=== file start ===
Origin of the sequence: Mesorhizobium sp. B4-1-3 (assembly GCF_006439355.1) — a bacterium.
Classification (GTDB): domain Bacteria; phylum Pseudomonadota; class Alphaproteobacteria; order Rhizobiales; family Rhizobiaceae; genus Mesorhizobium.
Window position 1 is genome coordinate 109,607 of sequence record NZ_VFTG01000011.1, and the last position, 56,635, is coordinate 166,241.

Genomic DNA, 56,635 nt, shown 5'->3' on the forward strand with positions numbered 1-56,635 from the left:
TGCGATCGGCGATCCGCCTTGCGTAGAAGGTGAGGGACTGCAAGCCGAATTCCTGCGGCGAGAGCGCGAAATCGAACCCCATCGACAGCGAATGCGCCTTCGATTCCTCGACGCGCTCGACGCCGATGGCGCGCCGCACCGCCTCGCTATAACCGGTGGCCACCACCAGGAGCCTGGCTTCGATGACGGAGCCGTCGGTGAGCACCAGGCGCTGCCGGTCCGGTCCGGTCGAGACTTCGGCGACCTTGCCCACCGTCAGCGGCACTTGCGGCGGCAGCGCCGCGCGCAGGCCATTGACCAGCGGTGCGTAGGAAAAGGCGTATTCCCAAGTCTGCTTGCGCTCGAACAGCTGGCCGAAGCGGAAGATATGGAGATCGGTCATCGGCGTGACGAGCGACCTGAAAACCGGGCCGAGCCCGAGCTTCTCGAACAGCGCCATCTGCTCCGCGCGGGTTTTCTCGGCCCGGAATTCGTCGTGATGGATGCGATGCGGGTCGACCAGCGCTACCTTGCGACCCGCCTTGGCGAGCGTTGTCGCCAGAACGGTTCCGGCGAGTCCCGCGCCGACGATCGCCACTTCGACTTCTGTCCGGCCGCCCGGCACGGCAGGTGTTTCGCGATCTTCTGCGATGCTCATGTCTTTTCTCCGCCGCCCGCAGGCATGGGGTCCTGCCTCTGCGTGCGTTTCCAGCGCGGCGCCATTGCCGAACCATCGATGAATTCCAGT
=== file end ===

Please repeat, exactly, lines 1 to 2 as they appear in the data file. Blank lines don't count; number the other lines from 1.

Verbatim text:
Origin of the sequence: Mesorhizobium sp. B4-1-3 (assembly GCF_006439355.1) — a bacterium.
Classification (GTDB): domain Bacteria; phylum Pseudomonadota; class Alphaproteobacteria; order Rhizobiales; family Rhizobiaceae; genus Mesorhizobium.